With credit for some of the subjects from my generalist Bachelor of Arts from the University of Newcastle, I completed a BA with honours in Indonesian and Malayan Studies from the University of Sydney in the late 1960s, graduating in 1970. The honours course at Sydney University in those days included a thorough grounding in the history, sociology, literature and languages of the Indonesian archipelago and the Malayan peninsula. We learned about their pre-colonial history, colonial history, modern history, ethnic makeup, cultures, religions, literatures, Bahasa Indonesia (literally the Indonesian language) and Bahasa Melayu (Malay). Although we were taught spoken Indonesian and Malay, few of us became fluent. The emphasis was more on the ability to translate from written documents. We also acquired a reading knowledge of Dutch (some of the books about Indonesia had not been translated into Indonesian or English) and some of the source languages, Old Javanese, modern Javanese, Arabic and Sanskrit (the latter two with their beautiful and difficult scripts). An acquaintance with the Arabic script was essential, because much of what was written in Malay was not then transcribed into Romanised script.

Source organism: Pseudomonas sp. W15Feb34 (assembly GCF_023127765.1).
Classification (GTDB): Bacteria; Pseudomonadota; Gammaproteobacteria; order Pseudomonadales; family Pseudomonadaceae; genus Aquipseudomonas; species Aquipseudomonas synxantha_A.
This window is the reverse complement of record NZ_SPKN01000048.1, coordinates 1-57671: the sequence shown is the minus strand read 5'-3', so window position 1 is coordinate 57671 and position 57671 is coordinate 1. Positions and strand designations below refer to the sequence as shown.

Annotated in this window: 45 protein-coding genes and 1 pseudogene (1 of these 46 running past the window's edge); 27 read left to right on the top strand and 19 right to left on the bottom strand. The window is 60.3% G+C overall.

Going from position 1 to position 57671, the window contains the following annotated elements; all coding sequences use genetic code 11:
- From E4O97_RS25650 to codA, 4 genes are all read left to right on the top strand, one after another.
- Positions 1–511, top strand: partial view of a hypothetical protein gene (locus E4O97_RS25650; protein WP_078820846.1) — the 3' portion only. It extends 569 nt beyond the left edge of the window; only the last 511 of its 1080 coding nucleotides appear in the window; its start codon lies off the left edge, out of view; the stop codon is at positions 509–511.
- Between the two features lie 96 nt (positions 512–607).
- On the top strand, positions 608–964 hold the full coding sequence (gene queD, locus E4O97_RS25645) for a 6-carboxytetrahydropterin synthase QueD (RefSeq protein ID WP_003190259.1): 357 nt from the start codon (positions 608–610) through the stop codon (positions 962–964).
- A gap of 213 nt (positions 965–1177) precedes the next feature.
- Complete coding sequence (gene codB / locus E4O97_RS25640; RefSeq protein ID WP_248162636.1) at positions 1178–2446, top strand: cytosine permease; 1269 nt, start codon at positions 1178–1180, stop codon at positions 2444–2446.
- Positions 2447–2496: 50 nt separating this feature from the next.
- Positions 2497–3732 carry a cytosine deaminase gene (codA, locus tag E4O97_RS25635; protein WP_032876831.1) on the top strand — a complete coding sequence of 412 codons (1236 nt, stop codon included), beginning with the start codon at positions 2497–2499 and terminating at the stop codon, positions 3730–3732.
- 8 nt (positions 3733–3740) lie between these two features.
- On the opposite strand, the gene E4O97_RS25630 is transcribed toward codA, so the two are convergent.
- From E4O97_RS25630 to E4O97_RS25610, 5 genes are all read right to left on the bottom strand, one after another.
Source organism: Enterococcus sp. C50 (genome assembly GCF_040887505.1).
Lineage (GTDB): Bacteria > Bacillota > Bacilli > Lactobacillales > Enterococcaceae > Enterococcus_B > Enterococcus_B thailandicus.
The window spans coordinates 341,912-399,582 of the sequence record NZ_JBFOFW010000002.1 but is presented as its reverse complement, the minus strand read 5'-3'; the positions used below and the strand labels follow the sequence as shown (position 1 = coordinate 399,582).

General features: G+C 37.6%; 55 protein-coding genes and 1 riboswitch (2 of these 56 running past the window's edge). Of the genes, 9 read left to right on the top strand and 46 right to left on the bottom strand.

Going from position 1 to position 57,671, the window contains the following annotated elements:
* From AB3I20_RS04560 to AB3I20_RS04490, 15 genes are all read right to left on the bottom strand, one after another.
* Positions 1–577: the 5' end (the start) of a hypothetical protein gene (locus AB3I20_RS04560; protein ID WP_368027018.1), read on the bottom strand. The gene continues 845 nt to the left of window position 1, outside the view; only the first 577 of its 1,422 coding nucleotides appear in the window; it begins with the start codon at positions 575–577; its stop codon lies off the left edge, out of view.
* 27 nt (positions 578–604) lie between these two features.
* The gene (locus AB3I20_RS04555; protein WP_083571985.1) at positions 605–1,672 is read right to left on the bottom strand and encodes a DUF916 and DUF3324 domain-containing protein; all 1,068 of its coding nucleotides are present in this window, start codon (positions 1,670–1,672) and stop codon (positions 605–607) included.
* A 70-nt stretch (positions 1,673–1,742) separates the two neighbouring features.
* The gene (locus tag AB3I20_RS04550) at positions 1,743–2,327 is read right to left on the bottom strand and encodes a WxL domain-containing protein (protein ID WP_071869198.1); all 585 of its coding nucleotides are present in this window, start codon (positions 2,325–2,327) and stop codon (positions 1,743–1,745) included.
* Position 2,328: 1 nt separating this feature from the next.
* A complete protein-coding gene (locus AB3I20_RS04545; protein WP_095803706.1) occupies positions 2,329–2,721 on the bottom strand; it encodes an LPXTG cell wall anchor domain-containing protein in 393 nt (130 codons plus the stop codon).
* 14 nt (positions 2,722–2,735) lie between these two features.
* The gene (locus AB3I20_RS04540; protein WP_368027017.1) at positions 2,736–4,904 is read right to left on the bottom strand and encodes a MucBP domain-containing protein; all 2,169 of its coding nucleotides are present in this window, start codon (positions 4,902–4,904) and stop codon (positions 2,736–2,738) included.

Recommended CitationHodge, E., Friendship and objectivity: Pros and cons of foreign correspondents' adoption of the insiders' perspective, Asia Pacific Media Educator, 7, 1999, 115-123.